> be proved to be data independent (i.e: I2.X1 does not depend on the whole
> I1; I3.X1 does not depend on the whole I1 and the whole I2, etc).
>
> An issue with the approach in the above paragraph is that the number
> of registers available to the compiler is divided by about 4.

What you are describing is compile time parallelism extraction, it has already been tested and has proved highly unsuccessful - the proof is you did not heard of the processors and compilers already...

> By definition (by necessity) the last instruction in any kind of loop is a conditional
> jump instruction. Current OoO [x86] CPUs are incapable of concurrently executing multiple
> conditional jump instructions on a single core - the single-threaded nature of the instruction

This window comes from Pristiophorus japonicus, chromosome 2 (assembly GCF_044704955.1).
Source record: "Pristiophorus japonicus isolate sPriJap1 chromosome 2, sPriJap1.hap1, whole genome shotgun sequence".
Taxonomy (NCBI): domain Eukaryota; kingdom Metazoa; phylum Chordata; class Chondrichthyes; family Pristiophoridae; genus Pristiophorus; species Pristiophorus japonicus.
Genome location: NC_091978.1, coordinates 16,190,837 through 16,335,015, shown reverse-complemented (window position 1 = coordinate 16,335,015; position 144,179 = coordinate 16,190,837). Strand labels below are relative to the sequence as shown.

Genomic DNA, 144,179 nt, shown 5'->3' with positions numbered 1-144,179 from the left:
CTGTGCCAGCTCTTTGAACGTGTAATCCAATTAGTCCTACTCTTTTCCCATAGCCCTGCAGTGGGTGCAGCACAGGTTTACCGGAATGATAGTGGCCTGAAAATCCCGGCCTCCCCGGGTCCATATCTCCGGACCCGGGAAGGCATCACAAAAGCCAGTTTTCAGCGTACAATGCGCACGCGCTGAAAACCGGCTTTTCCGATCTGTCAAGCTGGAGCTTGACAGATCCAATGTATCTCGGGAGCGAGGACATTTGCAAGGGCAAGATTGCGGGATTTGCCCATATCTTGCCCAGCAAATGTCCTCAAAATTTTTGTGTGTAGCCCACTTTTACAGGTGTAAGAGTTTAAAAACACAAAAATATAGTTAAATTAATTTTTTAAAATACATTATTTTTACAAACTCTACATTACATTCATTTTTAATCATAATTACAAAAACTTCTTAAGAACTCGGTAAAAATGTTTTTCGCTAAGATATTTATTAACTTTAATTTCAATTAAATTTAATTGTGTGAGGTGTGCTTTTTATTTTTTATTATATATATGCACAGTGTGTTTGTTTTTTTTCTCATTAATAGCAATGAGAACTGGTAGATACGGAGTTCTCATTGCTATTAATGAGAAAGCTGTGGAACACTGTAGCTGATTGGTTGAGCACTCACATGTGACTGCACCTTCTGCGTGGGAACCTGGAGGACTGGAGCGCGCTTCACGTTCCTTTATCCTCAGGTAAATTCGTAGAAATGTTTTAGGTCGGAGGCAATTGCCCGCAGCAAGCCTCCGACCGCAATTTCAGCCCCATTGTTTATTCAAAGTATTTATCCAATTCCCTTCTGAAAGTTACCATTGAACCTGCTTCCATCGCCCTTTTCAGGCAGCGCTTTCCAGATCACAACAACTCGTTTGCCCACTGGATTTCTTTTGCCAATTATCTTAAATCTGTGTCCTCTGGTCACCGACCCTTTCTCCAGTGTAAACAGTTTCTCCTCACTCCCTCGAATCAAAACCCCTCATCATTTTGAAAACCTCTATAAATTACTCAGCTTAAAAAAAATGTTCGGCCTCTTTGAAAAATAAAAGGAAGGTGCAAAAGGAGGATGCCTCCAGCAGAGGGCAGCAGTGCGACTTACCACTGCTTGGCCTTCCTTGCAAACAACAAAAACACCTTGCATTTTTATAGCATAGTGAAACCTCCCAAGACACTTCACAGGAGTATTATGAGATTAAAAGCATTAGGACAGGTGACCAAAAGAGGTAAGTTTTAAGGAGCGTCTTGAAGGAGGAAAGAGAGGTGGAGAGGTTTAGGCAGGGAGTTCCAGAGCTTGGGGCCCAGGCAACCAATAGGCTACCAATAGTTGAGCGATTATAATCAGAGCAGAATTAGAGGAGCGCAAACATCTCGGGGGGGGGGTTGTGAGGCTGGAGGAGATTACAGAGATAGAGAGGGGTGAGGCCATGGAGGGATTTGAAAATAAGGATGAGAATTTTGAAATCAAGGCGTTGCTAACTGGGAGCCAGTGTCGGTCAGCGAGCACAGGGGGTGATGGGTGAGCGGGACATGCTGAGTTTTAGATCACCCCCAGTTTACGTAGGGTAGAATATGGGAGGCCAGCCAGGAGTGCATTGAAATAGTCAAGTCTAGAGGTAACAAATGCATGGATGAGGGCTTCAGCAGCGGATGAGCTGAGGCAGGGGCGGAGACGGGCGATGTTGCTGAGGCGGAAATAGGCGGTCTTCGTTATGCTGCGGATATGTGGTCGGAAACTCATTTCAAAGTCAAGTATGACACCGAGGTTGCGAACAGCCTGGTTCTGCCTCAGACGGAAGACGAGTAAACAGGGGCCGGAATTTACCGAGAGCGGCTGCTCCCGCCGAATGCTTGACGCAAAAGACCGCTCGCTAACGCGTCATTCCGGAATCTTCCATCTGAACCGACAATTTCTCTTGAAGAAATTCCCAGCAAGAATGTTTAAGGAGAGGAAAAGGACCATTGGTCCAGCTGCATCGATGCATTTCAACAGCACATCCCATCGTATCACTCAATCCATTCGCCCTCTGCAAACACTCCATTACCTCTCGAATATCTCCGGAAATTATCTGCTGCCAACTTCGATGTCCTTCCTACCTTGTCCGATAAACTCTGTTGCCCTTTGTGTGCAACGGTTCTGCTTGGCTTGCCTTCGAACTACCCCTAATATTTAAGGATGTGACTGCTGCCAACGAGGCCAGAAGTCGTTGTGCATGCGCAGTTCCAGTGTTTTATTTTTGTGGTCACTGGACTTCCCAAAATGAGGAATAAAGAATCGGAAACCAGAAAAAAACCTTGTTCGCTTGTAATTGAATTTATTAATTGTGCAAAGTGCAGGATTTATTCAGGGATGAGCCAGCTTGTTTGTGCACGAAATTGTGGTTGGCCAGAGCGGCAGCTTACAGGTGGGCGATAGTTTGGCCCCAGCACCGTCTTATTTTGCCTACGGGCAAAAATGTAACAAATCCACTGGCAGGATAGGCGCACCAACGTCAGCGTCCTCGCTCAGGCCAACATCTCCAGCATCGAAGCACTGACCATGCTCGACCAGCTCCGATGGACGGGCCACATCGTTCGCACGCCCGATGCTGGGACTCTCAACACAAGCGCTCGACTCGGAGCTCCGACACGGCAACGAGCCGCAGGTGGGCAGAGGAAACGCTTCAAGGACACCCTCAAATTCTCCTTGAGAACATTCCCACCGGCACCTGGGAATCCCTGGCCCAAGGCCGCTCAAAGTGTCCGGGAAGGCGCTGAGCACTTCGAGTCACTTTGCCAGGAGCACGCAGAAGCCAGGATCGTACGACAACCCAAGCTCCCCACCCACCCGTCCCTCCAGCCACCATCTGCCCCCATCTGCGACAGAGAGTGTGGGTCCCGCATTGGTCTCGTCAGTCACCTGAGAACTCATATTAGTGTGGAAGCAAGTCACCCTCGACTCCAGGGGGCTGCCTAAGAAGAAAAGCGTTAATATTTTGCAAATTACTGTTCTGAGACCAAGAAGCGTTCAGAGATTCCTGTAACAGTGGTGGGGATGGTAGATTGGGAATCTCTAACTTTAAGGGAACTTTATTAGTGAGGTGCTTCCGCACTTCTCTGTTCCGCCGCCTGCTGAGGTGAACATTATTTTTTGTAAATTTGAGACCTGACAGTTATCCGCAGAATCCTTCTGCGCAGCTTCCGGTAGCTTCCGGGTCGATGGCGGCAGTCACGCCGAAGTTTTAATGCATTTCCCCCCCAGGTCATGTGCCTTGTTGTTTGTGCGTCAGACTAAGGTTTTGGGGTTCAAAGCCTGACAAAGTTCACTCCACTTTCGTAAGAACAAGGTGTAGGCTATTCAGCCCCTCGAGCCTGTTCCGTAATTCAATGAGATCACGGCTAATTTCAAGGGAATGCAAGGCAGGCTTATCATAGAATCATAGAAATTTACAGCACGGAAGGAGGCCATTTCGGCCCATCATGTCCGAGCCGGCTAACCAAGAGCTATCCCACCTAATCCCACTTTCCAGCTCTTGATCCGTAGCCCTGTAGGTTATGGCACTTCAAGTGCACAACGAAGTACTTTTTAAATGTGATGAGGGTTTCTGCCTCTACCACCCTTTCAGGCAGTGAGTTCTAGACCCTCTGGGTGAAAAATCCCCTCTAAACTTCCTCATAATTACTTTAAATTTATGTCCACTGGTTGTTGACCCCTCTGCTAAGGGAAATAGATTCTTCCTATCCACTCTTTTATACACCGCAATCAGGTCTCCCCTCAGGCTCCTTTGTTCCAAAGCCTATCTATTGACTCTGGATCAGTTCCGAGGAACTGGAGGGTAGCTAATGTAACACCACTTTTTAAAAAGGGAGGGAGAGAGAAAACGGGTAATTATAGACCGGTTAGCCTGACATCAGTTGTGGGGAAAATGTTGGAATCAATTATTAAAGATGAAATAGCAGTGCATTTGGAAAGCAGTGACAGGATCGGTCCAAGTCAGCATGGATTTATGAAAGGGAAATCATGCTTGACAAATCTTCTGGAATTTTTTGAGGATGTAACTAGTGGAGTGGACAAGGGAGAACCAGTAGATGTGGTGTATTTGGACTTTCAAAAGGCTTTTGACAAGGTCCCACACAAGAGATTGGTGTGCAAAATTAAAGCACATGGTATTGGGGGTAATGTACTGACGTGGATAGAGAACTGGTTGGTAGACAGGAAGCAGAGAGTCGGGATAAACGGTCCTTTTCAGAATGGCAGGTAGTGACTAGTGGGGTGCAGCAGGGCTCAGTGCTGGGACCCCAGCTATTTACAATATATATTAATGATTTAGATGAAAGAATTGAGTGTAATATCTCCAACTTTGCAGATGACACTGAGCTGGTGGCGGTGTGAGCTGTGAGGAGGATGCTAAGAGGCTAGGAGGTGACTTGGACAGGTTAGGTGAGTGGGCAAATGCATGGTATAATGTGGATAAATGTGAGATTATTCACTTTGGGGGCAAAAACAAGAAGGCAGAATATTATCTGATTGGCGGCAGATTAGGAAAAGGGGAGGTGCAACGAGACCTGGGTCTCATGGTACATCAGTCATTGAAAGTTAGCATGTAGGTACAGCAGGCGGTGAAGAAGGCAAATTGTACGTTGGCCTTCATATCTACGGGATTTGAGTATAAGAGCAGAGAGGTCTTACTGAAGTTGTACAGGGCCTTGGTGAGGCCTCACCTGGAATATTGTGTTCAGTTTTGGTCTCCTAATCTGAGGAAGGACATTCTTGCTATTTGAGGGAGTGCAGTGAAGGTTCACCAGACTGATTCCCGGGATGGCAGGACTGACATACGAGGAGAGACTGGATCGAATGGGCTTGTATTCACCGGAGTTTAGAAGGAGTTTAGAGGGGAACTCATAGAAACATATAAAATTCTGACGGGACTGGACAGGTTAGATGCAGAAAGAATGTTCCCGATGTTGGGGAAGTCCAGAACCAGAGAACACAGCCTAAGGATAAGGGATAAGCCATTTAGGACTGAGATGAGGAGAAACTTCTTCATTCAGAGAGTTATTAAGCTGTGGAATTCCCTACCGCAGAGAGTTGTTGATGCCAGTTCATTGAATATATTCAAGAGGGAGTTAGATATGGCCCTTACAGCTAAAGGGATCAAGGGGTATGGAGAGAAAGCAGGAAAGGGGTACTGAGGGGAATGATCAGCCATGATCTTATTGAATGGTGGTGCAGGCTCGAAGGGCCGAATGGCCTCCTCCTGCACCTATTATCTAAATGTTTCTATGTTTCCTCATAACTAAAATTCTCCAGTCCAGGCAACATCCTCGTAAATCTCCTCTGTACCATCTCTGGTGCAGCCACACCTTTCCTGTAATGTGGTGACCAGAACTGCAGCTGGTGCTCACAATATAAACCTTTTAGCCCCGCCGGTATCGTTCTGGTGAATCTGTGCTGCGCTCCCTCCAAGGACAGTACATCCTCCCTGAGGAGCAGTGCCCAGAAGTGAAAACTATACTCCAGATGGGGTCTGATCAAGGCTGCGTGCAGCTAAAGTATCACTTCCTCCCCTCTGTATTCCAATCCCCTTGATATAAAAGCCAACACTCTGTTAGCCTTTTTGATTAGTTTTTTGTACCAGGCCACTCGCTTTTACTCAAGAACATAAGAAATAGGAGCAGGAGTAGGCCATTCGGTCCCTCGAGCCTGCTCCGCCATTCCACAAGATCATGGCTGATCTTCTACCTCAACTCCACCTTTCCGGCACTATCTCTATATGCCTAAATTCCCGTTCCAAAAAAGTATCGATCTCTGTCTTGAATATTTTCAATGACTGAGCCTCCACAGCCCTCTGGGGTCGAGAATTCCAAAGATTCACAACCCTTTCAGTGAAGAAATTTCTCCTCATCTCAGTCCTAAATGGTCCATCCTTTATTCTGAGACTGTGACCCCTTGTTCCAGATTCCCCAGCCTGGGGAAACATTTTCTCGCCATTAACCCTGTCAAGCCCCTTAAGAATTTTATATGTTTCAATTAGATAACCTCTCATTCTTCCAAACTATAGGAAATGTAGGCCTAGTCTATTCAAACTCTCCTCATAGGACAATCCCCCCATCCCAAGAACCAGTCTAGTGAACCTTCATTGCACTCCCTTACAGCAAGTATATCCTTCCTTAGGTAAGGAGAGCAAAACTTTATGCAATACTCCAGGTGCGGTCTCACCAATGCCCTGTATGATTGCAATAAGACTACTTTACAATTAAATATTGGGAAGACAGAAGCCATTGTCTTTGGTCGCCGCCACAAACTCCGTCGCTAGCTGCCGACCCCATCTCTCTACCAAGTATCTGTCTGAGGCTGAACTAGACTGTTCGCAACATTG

> stream is too deeply rooted in the basic design of any OoO [x86] CPU core.

Current OoO CPUs have 80+ instructions in flight, and can execute up to 4 IPC, i.e. 4 Instructions Per Cycle. Unconditional jumps are not a problem, conditional jumps are predicted (as-soon-as possible).

> Current processors cannot fetch multiple iterations of the loop (from L1 or from µop cache) because
> the CPU can only see at most 4 instructions per clock cycle (5 in case of a fused instruction, 6 in
> case the source is µop cache), and can resolve at most 1 conditional jump instruction per cycle.
>
> Obviously, parallel execution of 16 loop iterations in parallel would require concurrent
> execution of up to 16 conditional jump instructions per cycle - which sharply contradicts
> the fact that current x86 OoO CPUs can execute at most 1 such instruction per cycle.
>
> The idea I proposed enables a CPU to start 16 loop iterations in parallel, with the
> rather obvious requirement that the CPU implementation should be able to resolve up